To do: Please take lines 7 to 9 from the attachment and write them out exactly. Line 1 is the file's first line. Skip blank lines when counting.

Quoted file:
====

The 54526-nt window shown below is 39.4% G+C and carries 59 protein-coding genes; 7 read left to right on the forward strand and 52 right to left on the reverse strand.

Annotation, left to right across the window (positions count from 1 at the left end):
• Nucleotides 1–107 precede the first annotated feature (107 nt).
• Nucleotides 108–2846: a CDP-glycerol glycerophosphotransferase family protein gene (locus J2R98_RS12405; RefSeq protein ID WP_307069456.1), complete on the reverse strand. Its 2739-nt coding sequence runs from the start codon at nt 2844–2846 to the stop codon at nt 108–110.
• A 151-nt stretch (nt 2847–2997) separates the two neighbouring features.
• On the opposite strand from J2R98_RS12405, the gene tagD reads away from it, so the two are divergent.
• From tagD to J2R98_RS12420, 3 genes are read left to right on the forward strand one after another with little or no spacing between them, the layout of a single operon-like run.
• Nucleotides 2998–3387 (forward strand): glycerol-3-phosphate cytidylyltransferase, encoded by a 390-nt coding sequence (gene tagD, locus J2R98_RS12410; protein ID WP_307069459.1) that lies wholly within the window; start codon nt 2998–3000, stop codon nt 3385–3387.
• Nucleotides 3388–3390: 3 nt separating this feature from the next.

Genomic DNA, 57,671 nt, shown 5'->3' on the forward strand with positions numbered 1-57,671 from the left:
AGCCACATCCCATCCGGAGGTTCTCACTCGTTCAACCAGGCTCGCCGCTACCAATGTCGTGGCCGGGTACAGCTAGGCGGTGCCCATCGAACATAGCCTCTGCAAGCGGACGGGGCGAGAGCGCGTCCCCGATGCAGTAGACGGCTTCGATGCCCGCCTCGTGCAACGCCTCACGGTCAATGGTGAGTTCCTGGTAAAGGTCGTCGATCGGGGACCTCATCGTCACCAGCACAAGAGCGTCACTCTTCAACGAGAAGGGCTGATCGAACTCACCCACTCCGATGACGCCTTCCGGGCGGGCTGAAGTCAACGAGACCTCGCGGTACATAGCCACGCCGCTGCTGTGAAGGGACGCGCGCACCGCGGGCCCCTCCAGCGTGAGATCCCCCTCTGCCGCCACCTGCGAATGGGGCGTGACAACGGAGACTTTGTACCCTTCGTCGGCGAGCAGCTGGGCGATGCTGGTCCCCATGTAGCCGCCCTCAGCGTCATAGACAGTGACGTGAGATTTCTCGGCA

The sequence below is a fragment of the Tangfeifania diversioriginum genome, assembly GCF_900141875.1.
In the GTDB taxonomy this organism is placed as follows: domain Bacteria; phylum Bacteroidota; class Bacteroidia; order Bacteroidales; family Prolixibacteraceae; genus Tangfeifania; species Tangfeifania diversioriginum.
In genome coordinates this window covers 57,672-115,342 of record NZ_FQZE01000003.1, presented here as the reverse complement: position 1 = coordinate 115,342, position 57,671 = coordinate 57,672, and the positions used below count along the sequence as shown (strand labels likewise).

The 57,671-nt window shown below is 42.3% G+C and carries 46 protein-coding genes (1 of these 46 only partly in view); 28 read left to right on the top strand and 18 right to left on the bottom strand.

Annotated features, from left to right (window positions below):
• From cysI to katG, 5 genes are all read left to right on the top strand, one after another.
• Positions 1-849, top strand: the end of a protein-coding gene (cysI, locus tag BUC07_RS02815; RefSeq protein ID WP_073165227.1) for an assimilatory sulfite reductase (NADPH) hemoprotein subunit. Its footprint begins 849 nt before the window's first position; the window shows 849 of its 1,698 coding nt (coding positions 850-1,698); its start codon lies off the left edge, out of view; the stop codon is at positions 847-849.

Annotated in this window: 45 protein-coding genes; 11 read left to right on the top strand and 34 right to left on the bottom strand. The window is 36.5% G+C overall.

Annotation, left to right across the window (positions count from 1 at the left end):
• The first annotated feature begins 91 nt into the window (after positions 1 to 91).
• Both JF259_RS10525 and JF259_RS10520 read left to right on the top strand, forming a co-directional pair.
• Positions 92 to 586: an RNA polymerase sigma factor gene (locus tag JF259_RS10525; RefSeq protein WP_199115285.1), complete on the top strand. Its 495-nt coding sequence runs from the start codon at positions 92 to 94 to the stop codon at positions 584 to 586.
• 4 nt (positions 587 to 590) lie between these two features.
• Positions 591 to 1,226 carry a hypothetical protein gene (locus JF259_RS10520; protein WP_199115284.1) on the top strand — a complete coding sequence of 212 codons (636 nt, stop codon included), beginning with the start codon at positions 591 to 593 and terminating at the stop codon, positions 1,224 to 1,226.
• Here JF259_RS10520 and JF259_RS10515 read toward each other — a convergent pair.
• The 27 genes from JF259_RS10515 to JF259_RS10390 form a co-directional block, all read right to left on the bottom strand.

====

• From tagD to J2R98_RS12420, 3 genes are read left to right on the forward strand one after another with little or no spacing between them, the layout of a single operon-like run.
• Nucleotides 2998–3387 (forward strand): glycerol-3-phosphate cytidylyltransferase, encoded by a 390-nt coding sequence (gene tagD, locus J2R98_RS12410; protein ID WP_307069459.1) that lies wholly within the window; start codon nt 2998–3000, stop codon nt 3385–3387.
• Nucleotides 3388–3390: 3 nt separating this feature from the next.